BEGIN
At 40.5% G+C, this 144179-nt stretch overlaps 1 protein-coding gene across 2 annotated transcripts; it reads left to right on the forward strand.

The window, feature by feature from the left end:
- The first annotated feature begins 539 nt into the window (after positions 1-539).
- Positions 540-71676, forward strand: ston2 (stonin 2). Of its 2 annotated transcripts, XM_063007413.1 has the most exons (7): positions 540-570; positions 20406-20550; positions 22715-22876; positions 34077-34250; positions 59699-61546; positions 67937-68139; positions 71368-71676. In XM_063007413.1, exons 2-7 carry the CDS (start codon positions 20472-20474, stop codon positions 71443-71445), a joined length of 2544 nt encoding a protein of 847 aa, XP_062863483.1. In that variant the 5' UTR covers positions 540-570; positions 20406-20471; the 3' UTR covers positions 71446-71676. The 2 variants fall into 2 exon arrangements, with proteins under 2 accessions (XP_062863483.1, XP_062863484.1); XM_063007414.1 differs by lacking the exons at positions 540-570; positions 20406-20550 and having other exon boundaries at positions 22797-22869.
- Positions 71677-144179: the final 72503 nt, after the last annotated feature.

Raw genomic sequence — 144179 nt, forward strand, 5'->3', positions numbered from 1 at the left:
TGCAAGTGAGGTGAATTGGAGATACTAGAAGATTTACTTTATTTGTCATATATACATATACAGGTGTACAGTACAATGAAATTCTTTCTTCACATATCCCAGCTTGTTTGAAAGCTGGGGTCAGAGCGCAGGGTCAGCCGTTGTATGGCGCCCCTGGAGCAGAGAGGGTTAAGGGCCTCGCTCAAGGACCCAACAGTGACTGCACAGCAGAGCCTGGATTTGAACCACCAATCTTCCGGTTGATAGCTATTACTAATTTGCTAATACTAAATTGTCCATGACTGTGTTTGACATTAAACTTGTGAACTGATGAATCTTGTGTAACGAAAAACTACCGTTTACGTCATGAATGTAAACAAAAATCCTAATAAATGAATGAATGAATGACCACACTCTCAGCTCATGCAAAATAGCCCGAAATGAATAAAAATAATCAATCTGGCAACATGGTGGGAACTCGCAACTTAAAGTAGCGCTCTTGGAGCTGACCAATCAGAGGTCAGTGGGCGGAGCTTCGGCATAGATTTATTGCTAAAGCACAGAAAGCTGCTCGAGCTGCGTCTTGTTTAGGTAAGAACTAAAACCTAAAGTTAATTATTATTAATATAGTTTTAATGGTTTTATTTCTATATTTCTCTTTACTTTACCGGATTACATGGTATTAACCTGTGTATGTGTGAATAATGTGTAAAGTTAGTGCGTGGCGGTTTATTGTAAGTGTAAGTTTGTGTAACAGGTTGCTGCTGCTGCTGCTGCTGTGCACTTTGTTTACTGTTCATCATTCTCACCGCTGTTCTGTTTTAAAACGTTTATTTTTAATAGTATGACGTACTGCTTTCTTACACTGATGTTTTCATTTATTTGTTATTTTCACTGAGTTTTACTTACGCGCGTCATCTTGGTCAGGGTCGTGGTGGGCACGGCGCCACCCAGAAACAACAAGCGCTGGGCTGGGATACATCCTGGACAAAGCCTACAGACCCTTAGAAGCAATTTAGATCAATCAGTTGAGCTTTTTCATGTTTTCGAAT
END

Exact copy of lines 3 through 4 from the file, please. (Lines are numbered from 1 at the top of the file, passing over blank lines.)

- The first annotated feature begins 539 nt into the window (after positions 1-539).
- Positions 540-71676, forward strand: ston2 (stonin 2). Of its 2 annotated transcripts, XM_063007413.1 has the most exons (7): positions 540-570; positions 20406-20550; positions 22715-22876; positions 34077-34250; positions 59699-61546; positions 67937-68139; positions 71368-71676. In XM_063007413.1, exons 2-7 carry the CDS (start codon positions 20472-20474, stop codon positions 71443-71445), a joined length of 2544 nt encoding a protein of 847 aa, XP_062863483.1. In that variant the 5' UTR covers positions 540-570; positions 20406-20471; the 3' UTR covers positions 71446-71676. The 2 variants fall into 2 exon arrangements, with proteins under 2 accessions (XP_062863483.1, XP_062863484.1); XM_063007414.1 differs by lacking the exons at positions 540-570; positions 20406-20550 and having other exon boundaries at positions 22797-22869.